Health Freak Mommy: Chinese Steamed Egg Custard

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Wednesday, May 13, 2015

Chinese Steamed Egg Custard

I have lost count on the number of times I had attempted to dish out the 'silky smooth steamed egg' dish but each time I did, I failed!  Sometime I failed so miserably that I vowed not to try it again, only to try it yet again when the littlest one kept bugging me to order steamed egg each time we have dinner outside.  Yes, steamed egg is Cass' number 1 favorite dish.  In fact, this girl just loves eggs cooked in any style but her top favorite has got to be steamed egg Chinese style and Chawan Mushi (Japanese style).

I have Googled for steamed egg recipes several times in the past but the recipes that I followed did not reveal the ultimate tricks to silky smooth steamed egg with texture like custard.

Yesterday, I did a Google search  to look for the perfect steamed egg recipe again.  I randomly picked one of the recipes in the search results and tried this blogger's recipe, which came with really  handy tips and tricks and yes, I finally succeeded!!

Finally I can show off my silky smooth steamed egg custard!




Now I know why I failed miserably in the past!  I missed out on a few very important tricks, i.e. --
1) covering the plate while steaming. How could I have missed this step?!  This is the no.1 most important step

2) stir the egg mixture in a circular motion in ONE DIRECTION ONLY (clockwise or counter clockwise) until the egg white and egg yolk are totally combined.

RATIO : Add 3 oz water for one egg.  I used 5 eggs, so I added 15 oz of filtered water.






Trick #1. The Stirring Motion : Stir in a circular motion instead of back and forth motion. A back and forth motion creates lots of air bubbles which will prevent the surface of the egg custard from being smooth. If it does end up with having a lot of bubbles, use a small spoon to scoop out the bubbles, or set aside and wait for a few minutes for the bubbles to go away.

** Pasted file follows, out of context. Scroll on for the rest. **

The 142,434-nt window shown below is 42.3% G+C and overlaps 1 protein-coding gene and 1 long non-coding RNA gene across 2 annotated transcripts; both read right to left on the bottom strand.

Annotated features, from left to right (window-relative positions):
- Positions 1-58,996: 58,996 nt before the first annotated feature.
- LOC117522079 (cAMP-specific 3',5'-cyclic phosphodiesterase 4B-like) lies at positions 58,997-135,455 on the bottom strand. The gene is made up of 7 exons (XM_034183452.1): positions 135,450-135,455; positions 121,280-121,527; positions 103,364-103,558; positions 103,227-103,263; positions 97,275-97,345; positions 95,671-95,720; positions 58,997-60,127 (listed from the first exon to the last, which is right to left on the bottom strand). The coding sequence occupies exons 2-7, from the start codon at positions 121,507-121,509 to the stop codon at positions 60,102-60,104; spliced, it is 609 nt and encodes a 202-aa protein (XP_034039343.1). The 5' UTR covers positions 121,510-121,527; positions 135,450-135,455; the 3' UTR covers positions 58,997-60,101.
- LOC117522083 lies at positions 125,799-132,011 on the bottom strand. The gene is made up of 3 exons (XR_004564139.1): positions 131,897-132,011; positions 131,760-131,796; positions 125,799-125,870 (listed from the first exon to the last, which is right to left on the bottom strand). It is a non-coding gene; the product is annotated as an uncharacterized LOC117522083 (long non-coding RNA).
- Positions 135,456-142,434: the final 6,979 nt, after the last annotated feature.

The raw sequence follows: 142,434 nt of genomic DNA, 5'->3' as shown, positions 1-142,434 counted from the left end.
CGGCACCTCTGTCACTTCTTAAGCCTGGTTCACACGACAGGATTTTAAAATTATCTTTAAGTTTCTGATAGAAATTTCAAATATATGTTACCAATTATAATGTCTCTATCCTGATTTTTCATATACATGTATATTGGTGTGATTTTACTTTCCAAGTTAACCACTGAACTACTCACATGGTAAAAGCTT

NOTE: I noticed in most recipes they required using a fine mesh strainer to filter out the membrane of egg yolk in the egg-water mixture. I found this is totally unnecessary if you stir the eggs well. Well, yesterday I did not strain the egg mixture and the end product turned out super smooth!


Trick #2. The amount of water added: For each large egg you should add 3 oz of water. This ratio is important.

Trick #3: Add salt just before cooking the eggs. There is a chemistry term called Hofmeister series. It describes certain salts will make protein more soluble in water (salting in) while some salts will tend to decrease the solubility of protein in water (salting out). Egg white consists of water (92% by weight) and protein (8% by weight). The chloride anion from the table salt will tend to make egg white protein less soluble in the water. So if I add salt to the egg long before I am going to stir and mix it, the egg white protein will not mix well with the water. So remember add salt at the very end or just right before you are ready to cook it.